Analyzing Nominal Morphology: Part 1

While much of my work going back 10 years or more was on the nominals, the last few years I’ve been focused on verbal morphology. I decided that for my SBL paper, however, I’d revisit some of my noun work and ended up exploring some ideas afresh.

By nominals I mean nouns, adjectives, determiners, pronouns, proforms, participles. Basically anything marked for case (see Morphological Parts of Speech in Greek).

I wanted to, at the very least, generate themes and distinguishers for the nominals. But once you have that, you have a nice set up to explore stems, endings and sandhi. This is a nice interface into some of the general (i.e. not language-specific) morphology I was doing for my PhD. Finally, it enables me to get back to my long-running goal of laying out a system of inflectional classes that improves on Funk, Mounce and others.

You can see the work in progress at

The first phase involved enumerating the possible distinguishers for each combination of case/number/gender. This was done incrementally, running a Python script that (a) showed me forms that weren’t covered by the existing list; (b) showed me lexemes that had more than one theme. In some cases, multiple themes was a legitimate suppletion but in other cases it meant I hadn’t gotten the theme/distinguisher split right. Because I had them in electronic form, I also used Mounce’s inflectional classes as a hint to disambiguate distinguishers.

So the first phase involved creating a file that looked something like this (just a very small subset of what is currently an 851-line file):

    - ας n-1d α+ς
    - ης n-1f η+ς
    - ος n-2a ο+ς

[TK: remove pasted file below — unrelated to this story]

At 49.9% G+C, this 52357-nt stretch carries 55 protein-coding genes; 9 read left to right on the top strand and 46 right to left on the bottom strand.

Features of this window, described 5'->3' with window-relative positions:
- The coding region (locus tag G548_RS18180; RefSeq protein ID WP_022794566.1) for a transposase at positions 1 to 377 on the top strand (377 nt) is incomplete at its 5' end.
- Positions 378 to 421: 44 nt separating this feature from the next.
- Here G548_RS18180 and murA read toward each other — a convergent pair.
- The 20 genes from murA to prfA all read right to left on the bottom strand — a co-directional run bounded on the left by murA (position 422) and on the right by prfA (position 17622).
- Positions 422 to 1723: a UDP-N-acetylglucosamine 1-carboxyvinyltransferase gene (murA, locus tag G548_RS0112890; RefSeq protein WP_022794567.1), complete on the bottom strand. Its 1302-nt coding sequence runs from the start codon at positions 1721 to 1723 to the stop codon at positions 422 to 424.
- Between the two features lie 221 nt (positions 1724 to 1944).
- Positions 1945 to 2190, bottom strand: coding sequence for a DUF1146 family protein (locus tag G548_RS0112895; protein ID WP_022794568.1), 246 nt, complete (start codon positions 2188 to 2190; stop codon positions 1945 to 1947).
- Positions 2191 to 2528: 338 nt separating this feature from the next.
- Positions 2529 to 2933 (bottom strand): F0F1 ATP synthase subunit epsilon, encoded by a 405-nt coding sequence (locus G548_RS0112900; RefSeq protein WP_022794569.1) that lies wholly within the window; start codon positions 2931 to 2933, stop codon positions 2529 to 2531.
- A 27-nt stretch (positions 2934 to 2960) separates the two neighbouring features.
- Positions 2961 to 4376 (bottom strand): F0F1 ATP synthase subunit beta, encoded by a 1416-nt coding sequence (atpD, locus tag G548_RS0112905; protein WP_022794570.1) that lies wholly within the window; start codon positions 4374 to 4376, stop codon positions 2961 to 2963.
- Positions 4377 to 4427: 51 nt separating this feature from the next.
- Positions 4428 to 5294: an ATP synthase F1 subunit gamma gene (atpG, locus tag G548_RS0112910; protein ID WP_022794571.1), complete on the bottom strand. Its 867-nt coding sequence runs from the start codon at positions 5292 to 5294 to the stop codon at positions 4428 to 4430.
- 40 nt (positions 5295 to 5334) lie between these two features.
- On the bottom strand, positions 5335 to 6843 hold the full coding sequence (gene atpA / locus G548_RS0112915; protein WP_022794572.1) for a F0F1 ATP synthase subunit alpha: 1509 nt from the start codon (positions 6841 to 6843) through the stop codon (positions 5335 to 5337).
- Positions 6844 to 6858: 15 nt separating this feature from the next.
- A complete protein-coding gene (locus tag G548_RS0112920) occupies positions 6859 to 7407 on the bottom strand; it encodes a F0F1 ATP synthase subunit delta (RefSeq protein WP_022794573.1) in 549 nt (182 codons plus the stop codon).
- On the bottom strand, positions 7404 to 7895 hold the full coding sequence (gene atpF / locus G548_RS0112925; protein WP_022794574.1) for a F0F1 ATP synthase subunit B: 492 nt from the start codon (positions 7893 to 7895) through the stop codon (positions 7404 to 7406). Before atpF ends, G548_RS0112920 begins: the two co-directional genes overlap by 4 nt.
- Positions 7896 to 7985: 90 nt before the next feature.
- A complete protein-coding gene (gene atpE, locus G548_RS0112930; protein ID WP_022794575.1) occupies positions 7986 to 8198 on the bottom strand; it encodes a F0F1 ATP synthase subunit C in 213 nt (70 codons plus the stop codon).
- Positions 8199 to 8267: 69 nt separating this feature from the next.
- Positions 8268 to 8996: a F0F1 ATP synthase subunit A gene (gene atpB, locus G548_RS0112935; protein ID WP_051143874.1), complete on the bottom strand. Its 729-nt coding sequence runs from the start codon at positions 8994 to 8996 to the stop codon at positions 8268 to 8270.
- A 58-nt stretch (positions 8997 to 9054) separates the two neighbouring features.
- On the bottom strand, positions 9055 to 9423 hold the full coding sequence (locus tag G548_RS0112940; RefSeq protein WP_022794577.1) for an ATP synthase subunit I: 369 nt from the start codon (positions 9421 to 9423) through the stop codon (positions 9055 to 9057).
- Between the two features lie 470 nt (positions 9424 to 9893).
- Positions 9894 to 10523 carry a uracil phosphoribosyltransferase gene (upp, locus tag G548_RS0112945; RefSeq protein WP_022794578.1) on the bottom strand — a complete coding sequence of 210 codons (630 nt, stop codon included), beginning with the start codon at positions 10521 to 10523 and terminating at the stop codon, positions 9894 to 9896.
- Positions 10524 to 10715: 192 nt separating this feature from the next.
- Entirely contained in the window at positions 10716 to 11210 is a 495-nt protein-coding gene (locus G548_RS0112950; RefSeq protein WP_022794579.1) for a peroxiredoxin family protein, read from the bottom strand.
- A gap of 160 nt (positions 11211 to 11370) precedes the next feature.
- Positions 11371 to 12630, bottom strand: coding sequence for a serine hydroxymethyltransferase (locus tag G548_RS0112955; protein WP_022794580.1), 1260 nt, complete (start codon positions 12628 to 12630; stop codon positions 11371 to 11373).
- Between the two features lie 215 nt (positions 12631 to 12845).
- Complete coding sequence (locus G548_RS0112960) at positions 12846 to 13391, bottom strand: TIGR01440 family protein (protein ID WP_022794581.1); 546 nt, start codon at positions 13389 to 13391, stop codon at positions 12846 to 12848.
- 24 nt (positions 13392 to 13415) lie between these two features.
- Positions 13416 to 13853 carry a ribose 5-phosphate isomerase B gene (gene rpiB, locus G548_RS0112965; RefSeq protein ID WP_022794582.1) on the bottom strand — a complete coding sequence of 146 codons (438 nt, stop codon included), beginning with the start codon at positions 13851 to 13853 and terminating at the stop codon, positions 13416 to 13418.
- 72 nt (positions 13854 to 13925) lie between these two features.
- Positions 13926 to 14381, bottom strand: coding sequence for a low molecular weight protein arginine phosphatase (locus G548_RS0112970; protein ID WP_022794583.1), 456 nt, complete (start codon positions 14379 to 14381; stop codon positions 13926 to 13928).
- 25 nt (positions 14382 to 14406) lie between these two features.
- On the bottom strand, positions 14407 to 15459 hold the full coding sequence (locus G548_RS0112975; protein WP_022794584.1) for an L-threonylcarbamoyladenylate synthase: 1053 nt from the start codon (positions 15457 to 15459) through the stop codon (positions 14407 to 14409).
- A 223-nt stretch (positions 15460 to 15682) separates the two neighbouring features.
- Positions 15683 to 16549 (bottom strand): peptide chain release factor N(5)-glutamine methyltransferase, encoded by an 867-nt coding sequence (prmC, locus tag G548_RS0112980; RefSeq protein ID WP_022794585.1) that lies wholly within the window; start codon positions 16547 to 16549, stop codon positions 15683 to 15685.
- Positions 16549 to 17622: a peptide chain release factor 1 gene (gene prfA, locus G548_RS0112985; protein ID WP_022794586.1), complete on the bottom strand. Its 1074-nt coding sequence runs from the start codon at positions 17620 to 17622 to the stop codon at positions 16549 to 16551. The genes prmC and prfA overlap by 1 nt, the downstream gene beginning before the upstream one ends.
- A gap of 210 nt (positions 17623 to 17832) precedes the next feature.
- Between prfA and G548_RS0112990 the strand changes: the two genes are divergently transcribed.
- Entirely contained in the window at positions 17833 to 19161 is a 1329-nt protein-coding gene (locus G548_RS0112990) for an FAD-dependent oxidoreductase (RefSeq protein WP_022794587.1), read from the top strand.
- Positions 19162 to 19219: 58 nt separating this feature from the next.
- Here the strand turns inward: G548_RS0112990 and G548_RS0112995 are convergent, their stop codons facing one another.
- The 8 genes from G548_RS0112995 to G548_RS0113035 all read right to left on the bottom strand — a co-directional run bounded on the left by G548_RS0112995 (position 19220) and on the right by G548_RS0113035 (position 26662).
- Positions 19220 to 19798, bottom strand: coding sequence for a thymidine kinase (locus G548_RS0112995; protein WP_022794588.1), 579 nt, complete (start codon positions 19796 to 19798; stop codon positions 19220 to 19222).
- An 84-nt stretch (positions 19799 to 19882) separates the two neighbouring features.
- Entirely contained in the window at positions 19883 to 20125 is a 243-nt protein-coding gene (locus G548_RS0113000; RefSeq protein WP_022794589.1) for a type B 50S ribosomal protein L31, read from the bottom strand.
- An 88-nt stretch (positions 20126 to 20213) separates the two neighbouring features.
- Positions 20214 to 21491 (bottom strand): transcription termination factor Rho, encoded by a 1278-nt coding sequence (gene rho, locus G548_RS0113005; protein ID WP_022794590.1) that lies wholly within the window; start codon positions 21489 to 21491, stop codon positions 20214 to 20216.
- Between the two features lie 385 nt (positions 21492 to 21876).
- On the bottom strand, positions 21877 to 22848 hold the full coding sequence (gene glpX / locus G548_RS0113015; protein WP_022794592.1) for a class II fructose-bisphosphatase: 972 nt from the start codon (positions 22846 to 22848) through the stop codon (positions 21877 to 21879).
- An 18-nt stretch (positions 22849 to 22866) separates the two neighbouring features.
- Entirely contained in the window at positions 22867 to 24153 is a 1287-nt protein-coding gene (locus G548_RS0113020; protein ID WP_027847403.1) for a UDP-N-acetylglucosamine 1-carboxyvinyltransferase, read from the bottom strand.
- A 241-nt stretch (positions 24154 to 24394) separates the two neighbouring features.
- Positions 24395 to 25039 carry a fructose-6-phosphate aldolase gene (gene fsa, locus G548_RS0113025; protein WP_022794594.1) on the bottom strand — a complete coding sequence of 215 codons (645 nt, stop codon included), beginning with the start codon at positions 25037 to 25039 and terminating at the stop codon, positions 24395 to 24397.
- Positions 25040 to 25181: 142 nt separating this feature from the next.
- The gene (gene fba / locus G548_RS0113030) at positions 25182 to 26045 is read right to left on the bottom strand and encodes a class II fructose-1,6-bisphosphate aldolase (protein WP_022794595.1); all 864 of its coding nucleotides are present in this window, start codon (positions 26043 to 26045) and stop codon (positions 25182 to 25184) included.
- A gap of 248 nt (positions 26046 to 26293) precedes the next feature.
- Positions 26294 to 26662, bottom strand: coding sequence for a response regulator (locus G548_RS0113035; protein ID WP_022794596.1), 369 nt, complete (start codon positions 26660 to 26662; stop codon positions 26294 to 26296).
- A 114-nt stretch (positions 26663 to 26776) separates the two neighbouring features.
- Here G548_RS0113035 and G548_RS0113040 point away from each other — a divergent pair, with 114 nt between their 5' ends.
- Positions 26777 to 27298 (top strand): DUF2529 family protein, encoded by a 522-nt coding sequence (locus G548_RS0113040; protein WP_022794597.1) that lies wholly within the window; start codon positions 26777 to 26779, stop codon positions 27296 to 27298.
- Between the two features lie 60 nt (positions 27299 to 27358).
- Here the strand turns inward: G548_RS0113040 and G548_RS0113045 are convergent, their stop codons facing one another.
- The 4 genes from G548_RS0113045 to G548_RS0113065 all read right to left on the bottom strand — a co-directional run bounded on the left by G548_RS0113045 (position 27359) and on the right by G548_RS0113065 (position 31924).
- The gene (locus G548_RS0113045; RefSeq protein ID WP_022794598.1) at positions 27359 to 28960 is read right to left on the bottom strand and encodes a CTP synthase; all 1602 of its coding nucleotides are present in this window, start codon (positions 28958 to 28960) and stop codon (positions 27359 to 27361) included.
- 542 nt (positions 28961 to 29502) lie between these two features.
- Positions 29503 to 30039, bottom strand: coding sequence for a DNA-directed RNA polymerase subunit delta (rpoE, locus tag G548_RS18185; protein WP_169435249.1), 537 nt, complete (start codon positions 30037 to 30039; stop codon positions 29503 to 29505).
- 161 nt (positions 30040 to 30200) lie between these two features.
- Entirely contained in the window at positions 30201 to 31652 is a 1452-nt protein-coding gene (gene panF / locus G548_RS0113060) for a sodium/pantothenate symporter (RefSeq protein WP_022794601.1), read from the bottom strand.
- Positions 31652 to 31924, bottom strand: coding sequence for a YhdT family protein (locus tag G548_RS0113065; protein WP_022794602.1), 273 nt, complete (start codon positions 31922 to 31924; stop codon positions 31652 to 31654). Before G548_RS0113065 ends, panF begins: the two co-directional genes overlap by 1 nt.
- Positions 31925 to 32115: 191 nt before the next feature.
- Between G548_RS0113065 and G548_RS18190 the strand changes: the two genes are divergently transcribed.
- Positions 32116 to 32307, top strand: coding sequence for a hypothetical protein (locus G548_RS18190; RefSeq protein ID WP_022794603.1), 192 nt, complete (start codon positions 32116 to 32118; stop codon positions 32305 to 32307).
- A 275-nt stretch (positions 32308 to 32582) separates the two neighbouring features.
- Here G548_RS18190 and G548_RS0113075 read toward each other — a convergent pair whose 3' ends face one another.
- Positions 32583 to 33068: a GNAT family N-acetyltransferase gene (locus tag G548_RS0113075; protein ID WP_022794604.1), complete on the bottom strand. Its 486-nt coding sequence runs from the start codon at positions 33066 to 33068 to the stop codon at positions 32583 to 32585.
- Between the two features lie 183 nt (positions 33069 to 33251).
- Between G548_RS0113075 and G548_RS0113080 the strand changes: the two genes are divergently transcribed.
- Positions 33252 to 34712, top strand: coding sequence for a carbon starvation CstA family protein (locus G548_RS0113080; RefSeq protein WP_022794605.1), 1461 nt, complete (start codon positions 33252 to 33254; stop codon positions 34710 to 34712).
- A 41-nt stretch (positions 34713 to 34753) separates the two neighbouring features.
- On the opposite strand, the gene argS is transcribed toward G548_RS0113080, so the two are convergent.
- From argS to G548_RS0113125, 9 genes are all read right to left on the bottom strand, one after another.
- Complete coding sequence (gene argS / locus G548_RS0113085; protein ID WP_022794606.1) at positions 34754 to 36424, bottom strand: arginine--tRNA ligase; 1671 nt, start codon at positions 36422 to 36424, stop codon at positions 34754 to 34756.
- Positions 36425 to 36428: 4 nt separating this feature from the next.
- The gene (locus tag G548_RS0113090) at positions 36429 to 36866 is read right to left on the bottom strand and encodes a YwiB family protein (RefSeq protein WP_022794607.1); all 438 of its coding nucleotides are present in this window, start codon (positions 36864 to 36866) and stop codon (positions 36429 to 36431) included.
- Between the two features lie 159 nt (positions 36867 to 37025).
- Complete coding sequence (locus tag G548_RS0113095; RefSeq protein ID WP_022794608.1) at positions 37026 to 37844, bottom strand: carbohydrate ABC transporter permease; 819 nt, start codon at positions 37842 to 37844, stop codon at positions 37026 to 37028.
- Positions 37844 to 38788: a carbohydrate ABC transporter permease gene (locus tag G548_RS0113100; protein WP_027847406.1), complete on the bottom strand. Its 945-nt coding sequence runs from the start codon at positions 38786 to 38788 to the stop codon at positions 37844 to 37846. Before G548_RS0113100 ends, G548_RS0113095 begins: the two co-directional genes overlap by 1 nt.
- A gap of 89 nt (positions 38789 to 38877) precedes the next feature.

- ψ n-3a\(1\) π+ς
    - ψ n-3a\(2\) β+ς
    - ξ n-3b\(1\) κ+ς
    - ξ n-3b\(2\) γ+ς
    - ξ n-3b\(3\) χ+ς
    - ους n=3c\(2-OD\) οδ+ς
    - ς n-3c\(1\) τ+ς
    - ς n-3c\(2\) δ+ς
    - ς n-3c\(3\) θ+ς

You’ll notice I annotated each distinguisher with the underlying stem ending and inflectional ending. You can see I needed to use Mounce’s codes (for now) to disambiguate distinguishers like ψ, ξ and ς. You’ll also notice I had to invent my own temporary extensions to Mounce in the case of οδ+ς → ους because there are deliberately no sandhi rules built in to my scripts (more on that later).

My initial script takes the above file, runs across all forms in the MorphGNT SBLGNT are produces entries like the following:

            theme(s): ἀγαλλιασ
            NS: ἀγαλλίασις ἀγαλλίασ|ις ϳ+ς
            GS: ἀγαλλιάσεως ἀγαλλιάσ|εως ϳ+ος
            DS: ἀγαλλιάσει ἀγαλλιάσ|ει ϳ+ι

In some (not necessarily immediately) following posts, I’ll talk more about additional outputs and other scripts in the pipeline.

This mini-project is a great example of where having a deterministic verification process on manually tweaked rules works well (over, say, trying to automate the generation of the rules entirely).

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